Interview: Adam West (2011)

What’s the difference between being typecast and becoming a pop culture icon? For Adam West, it all comes down to a knowing wink to the audience. In 1966 he went from bit-part actor in TV shows and spaghetti westerns to getting a dream role: To bring a four-color version of DC’s Batman to TV. It’s hard to overestimate the show’s impact on pop culture and on West. The producers cranked out 120 episodes and one 90 minute film of knockabout dayglo fun in under three years, creating catchphrases that resonate with people who have never seen the show and boxing West into a niche as campy, hammy actor. It’s been almost 46 years since the Batman film got its world premier, and it seems that West has finally made peace with the role that defined his career. Now the circle is complete: Instead of him being associated with Batman, Batman stands in his shadow as he has become the ultimate post-modern film star.  “The movie has withstood the test of time,” he said, “And so have I.”


Richard Whittaker: Between the film, the original series, and cameos in cartoons, Batman has been part of your life for four decades. How did you get the part?

Adam West: I’d been in Europe doing some films (including The Relentless Four) after doing a series (The Detectives) here with the late Robert Taylor for NBC. Before I left, I did a series of commercials for Nestlé in which I did sort of a James Bond spoof. I found out late that the producers at Fox and ABC had seen those commercials, and evidently I impressed them in so far as they thought, “Hey, this is the turkey to play Batman.” I think they liked my sense of humor. You might too, if you get to know me. Continue reading Interview: Adam West (2011)

Interview: Mick Foley (2003)

(Back in 2003, I had the chance to sit down with legendary wrestler Mick Foley. A WWE Hall of Famer, the former king of the death match had defied expectations by becoming a household name, and then pushed expectations even further by becoming a best-selling writer through his autobiographies. I talked with him just as his debut novel, Tietem Brown, was being published.)

Richard Whittaker: So what inspired your new book, Tietam Brown?

Mick Foley: It was actually inspired by the movie Affliction, with Nick Nolte and James Coburn. I really loved the movie, but thought it was flat-out miserable. There was really never any sense of hope whatsoever. So I wanted to do a father/son story, but I wanted to make the father considerably more charming than the James Coburn character was. At the same time, I wanted to write him with the potential to be equally as horrible.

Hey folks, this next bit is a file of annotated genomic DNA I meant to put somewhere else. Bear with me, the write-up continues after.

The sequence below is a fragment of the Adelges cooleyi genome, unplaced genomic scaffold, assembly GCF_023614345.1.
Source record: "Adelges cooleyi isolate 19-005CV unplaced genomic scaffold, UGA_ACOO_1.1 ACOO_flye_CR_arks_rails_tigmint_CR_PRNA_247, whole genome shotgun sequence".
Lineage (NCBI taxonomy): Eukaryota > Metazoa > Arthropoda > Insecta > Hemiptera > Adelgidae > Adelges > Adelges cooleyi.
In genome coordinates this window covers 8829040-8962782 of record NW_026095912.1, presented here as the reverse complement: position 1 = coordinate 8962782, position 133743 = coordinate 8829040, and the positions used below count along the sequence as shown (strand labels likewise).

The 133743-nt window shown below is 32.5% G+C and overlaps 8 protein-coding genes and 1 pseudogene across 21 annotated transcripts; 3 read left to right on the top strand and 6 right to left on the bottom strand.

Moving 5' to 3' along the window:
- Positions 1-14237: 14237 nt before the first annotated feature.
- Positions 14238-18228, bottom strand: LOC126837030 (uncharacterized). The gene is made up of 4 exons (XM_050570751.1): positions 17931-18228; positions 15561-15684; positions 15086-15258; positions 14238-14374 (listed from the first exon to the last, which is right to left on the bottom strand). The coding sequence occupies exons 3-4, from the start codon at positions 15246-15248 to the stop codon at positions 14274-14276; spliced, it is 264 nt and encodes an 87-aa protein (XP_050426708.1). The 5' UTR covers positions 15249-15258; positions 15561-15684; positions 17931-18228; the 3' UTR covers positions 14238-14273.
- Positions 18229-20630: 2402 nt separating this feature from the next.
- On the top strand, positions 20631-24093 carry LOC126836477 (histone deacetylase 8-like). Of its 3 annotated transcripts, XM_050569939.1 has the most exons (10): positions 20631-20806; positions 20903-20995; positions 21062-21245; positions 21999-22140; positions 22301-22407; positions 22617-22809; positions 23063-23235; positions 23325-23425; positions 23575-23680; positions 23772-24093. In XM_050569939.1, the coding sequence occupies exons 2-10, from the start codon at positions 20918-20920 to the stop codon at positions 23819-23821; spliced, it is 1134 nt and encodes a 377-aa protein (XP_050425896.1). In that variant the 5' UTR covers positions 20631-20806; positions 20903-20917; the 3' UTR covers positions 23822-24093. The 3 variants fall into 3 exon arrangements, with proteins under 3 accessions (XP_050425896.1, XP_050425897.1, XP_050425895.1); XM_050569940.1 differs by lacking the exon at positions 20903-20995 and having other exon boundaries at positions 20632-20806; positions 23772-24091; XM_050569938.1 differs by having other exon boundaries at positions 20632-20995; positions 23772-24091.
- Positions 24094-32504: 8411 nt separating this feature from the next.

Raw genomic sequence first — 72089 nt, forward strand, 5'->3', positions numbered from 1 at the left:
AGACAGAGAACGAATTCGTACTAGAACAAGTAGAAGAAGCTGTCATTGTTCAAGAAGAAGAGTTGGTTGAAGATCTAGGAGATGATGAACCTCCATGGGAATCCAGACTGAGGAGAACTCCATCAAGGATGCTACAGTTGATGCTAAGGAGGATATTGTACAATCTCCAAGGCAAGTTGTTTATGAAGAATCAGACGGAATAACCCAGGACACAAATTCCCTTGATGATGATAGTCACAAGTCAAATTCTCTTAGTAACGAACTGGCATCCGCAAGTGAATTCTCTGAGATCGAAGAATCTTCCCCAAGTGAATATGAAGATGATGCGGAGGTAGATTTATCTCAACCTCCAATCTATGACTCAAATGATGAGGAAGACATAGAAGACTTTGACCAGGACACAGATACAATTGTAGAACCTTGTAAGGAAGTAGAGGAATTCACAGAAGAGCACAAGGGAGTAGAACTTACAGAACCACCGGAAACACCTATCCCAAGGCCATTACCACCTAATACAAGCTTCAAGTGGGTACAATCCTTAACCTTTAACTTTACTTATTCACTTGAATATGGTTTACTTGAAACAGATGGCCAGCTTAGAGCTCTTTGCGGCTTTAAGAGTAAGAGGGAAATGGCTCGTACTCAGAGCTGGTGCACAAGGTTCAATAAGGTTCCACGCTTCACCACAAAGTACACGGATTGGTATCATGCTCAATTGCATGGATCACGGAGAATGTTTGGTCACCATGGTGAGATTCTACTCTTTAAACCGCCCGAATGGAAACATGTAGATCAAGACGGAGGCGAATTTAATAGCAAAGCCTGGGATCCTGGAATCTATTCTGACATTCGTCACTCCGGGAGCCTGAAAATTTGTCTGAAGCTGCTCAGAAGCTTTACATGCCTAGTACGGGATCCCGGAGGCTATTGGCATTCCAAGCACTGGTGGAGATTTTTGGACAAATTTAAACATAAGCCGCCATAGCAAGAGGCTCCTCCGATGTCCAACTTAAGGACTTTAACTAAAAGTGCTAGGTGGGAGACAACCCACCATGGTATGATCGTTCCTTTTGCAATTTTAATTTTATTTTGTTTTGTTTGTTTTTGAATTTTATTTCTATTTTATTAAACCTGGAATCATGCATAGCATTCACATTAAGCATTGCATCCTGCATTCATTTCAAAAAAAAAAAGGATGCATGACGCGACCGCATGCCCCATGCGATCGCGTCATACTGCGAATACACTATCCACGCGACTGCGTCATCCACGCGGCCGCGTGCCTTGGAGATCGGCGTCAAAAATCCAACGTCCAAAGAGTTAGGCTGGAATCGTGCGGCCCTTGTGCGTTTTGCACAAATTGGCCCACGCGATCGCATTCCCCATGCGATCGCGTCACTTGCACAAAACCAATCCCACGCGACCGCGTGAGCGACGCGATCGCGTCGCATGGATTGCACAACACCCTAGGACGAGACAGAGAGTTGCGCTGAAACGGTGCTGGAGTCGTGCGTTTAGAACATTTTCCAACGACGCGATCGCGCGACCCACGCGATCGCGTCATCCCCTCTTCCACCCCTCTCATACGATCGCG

RW: It’s pretty dark, and a far cry from the more entertaining world of pro-wrestling.

MF: I think for a while in my book, it is a fun world. There are glimpses of that world, and the main character, Andy, has the potential to really be happy. I don’t why it got so damn dark, but it was written just after September 11, and I think I wanted to write a book about hope in the face of hopelessness.

RW: There does seem to be quite a lot of you, Mick Foley, in the book. Was that a conscious decision when you were writing it?

MF: I realized that what people really liked about the autobiographies was the voice, and the fact that it really felt like they were hanging out with me. Except it was more exciting, because in truth I’m not all that cool to hang out with. I thought well, if I’m a pretty good story teller and people like my voice when I’m using it for real, then I’m not going to re-invent the wheel. I took a trip to China and I was writing a short story. At the end of the writing, I kept having to go back and changing the ‘I’s and ‘my’s to ‘he’s and ‘his’s. So I re-did the short story as a novel and just kept it in the first person. Continue reading Interview: Mick Foley (2003)

Review: Tetsuo, the Iron Man (2010)

You never forget your first Tetsuo. Director Shinya Tsukamoto‘s 1989 industrial classic The Iron Man was a cold, hard slap across the face of film and music. Nearly two decades after the sequel, Body Hammer, he returns to his searing indictment of modernity and destructive capitalism.

The tetsuo – the iron man whose body is in rebellion as the organic transforms into metal – is different in every film. Photographer-turned-actor Eric Bossick takes the lead this time as Anthony, an American salaryman and familyman living in Tokyo with his Japanese wife and their child.

Continue reading Review: Tetsuo, the Iron Man (2010)

Review: The Life and Death of a Porno Gang (2010)

Part of the remit of Fantastic Fest is to shock: And it’s hard to imagine that anything this year will push more buttons than Serbia’s The Life and Death of A Porno Gang.

Porno Gang treads very similar ground to A Serbian Film, the extreme shocker that stretched even the hardest of genre fans to breaking point at this year’s SXSW. Both deal with the traumatic melding of sex and death in the post-civil war Balkans, as a bunch of sexual libertines get themselves caught up in the strange and fetid world of snuff cinema. That said, Porno Gang is far less gruesome than Serbian Film. That also being said, that’s rather like describing a blast furnace as cooler than the surface of the sun.

Continue reading Review: The Life and Death of a Porno Gang (2010)